Fears abound that Syria diplomacy may be exhausted

Analysis: Head of "Friends of Syria” contact group meeting, analyst says: "The only way this regime will go is by force."

By OREN KESSLER
February 22, 2012 02:47
4 minute read.
Chinese diplomats in Damascus

Chinese diplomats in Damascus_390. (photo credit: Reuters)

 
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Western and Arab states plan to hold a “Friends of Syria” contact group meeting this week, but analysts say there is little hope for a diplomatic breakthrough in a conflict that has dragged on for nearly a year and claimed at least 6,000 lives.

On Tuesday, Russia said it would not be present at Friday’s Friends summit in Tunisia, insisting it would only attend if a representative of the Syrian regime were invited as well.

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Moscow said it backs Syrian President Bashar Assad’s own reform plan for a popular referendum and multiparty elections. The Syrian opposition – cognizant of the regime’s long history of unfulfilled reform pledges – has dismissed the proposal out of hand, and Washington derided it as “laughable.”

Earlier this month Russia and China vetoed a UN Security Council resolution that would have condemned Assad’s crackdown on anti-government activity.

Russia is a decades-long Syrian ally – Damascus buys large quantities of arms from its former Cold War patron and leases land on its coast for a Russian naval port on the Mediterranean.

China has more modest trade with Damascus, but its extensive energy relations with Russia make it wary of crossing Moscow by not toeing its line on Syria.

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On Tuesday, China remained noncommittal on whether it would attend the Tunisia summit, with a spokesman saying only that Beijing had “received the relevant invitation,” and was “researching the function, mechanism and other aspects of the meeting.” China, he said, was “willing to play a constructive role with all sides for the peaceful resolution of the Syrian crisis.”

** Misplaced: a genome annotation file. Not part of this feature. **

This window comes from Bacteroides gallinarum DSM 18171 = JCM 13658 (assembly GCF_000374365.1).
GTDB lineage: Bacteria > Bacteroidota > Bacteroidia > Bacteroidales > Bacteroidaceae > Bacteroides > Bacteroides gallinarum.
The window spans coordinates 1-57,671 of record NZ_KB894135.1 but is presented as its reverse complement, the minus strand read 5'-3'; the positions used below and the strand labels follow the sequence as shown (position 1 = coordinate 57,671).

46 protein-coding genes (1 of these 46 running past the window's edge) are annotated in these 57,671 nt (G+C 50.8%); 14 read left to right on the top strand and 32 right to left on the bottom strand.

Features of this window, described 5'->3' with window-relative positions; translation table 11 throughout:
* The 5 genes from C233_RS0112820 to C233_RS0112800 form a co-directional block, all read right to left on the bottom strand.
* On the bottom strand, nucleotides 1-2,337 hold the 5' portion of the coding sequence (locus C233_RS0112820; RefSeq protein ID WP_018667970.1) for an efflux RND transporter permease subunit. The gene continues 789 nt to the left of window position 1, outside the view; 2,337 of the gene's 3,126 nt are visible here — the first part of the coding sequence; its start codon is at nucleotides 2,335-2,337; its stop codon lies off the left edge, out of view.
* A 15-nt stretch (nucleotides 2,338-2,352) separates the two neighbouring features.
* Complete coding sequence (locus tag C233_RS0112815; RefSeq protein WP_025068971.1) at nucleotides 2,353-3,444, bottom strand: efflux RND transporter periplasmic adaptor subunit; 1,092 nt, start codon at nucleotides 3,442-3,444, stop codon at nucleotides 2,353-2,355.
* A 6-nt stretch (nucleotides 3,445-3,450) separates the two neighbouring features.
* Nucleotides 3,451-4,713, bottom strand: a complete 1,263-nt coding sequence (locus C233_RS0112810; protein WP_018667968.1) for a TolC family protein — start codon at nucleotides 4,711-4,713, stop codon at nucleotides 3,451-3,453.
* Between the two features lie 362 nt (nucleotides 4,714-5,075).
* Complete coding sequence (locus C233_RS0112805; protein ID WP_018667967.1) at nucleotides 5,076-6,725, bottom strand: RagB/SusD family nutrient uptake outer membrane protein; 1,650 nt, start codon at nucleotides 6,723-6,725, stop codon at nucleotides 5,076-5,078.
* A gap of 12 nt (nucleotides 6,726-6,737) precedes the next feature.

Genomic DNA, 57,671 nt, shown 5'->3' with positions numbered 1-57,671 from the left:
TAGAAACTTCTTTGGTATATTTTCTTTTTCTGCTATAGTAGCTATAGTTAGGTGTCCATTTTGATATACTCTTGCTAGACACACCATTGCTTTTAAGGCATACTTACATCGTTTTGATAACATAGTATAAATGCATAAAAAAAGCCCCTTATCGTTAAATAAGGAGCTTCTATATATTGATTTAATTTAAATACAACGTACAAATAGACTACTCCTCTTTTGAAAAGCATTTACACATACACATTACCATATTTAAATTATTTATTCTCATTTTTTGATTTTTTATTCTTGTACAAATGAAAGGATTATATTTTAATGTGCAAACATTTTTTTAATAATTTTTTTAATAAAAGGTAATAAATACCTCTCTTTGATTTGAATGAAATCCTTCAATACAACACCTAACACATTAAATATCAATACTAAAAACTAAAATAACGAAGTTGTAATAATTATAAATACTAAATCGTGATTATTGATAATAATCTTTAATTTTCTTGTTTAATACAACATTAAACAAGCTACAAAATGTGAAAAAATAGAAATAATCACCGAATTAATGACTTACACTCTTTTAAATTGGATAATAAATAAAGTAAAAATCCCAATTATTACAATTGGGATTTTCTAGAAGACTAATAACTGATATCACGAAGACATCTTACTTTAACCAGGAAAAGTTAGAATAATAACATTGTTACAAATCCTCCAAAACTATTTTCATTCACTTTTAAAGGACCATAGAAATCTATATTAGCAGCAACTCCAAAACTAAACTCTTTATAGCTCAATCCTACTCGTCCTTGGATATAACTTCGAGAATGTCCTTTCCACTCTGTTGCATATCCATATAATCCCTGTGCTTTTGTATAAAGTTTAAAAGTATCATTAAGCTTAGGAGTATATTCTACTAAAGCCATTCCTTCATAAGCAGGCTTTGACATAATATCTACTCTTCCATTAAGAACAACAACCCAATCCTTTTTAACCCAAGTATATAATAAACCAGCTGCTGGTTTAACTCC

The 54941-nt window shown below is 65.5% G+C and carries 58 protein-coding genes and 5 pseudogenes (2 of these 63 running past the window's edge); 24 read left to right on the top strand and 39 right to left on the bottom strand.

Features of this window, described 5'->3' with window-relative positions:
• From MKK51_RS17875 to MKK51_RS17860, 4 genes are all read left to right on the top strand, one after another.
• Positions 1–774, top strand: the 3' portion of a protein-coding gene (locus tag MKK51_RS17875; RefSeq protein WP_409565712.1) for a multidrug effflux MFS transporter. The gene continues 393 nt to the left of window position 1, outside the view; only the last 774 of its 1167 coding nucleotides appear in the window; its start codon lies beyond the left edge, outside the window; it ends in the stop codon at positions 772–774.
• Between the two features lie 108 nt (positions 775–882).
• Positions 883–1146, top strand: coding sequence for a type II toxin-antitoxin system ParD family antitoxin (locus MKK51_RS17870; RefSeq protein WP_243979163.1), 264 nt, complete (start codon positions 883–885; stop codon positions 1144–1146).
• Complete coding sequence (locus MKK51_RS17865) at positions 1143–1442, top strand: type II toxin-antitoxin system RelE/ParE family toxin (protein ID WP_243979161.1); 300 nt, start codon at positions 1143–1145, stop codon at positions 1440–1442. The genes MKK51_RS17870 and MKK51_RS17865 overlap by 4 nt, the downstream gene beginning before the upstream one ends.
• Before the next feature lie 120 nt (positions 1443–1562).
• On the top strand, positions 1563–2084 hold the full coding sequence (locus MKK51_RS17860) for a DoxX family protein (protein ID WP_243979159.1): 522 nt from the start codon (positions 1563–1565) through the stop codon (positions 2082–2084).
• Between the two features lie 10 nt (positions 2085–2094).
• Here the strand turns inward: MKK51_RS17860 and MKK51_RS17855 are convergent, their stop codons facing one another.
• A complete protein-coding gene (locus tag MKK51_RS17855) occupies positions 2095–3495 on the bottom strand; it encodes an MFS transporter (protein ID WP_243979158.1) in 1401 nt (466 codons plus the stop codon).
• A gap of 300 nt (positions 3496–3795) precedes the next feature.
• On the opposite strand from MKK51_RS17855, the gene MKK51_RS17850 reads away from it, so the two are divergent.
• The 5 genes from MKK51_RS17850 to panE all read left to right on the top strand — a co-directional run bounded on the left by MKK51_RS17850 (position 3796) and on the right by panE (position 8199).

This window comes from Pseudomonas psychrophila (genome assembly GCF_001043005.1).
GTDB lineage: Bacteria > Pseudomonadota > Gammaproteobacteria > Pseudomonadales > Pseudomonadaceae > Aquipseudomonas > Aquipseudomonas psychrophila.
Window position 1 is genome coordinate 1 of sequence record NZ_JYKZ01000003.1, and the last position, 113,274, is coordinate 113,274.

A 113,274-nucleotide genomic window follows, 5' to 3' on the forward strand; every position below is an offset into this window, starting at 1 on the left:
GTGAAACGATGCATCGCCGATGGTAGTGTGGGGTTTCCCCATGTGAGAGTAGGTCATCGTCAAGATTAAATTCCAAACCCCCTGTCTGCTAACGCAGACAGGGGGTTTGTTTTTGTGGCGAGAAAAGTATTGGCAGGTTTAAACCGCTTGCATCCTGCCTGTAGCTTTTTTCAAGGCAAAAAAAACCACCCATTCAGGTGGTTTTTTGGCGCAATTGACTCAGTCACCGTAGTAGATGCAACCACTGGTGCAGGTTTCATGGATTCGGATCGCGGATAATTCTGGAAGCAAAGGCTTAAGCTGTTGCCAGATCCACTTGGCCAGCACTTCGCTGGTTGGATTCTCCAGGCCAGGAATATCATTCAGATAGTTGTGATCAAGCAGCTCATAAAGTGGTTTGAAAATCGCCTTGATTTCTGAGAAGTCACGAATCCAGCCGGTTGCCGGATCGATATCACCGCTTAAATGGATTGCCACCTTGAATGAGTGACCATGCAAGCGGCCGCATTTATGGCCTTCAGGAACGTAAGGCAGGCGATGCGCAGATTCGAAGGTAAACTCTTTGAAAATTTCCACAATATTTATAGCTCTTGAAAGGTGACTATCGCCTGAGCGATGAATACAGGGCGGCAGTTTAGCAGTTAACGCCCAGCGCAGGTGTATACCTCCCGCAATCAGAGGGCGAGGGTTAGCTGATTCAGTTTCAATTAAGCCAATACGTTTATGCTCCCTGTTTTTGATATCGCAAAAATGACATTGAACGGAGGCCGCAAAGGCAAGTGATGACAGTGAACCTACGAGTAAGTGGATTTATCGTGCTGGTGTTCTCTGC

Attending the meeting will be foreign ministers from the US and UK, as well as EU and Arab League states. Also in attendance will be the opposition Syrian National Council and other opposition groups.

What exactly the the Friends of Syria hopes to achieve is not altogether clear. US Secretary of State Hillary Clinton said the meeting would be aimed at showing Assad he was increasingly isolated internationally, as well as offering symbolic support for “the brave Syrian people.”

“We’ll send a clear message to Russia, China and others who are still unsure about how to handle the increasing violence but are up until now unfortunately making the wrong choices,” she said. Other US officials have described the summit as a way to circumvent the Russian and Chinese vetoes at the UN.

Michael Weiss, director of communications for the Henry Jackson Society in London, said recognizing the Syrian National Council is one of the few diplomatic options left. “If Western states could recognize the SNC at this summit, that would be the ultimate rebuke to Assad,” he said, “but the problem is that the SNC is a work in progress, one with a disproportionately high level of Islamist participation – particularly in its upper echelon – and not enough representation of minority groups.

“Diplomatic options have been all but exhausted,” Weiss said by phone from the British capital. “The only way this regime is going to go if it is forced to. I think ultimately some kind of military intervention will be undertaken, the nature of which will be determined by the extent and scope of the brutality over the next few months.”

One of the more contentious topics of discussion at Friday’s meeting will be whether to arm the Free Syrian Army, a collection of militias consisting of army defectors and other anti-government fighters.

Visiting Afghanistan this weekend, US Senators John McCain and Lindsey Graham outlined ways in which to help push Assad out of power.

The lawmakers, both Republicans, cited military aid as one such option but said that would not necessarily include direct US intervention.

“I believe there are ways to get weapons to the opposition without direct United States involvement,” McCain said. “The Iranians and the Russians are providing Bashar Assad with weapons. People that are being massacred deserve to have the ability to defend themselves.

“So I am not only not opposed, but I am in favor of weapons being obtained by the opposition,” he added.

Still, Weiss said, there is little appetite either internationally or in Washington for a Libya-style military campaign. “We’ve heard the NATO chief categorically rule out intervention, and US officials have said there is no will for it. The closest thing we’ve seen to a call for intervention was the French proposal to the Security Council – implementing humanitarian corridors. But humanitarian corridors are really just a euphemism for intervention.”

An SNC spokeswoman said she hoped this week’s meeting would be aimed at coordinating rebel activity on the ground. “The responsibility of the SNC is to ensure that the groups on the ground are connected with each other and come under an integrated command,” Bassma Kodmani told The Wall Street Journal. “We expect the Free Syrian Army to be recognized as an important player, because defections from the army are our best hope for a rapid fall of the regime.”

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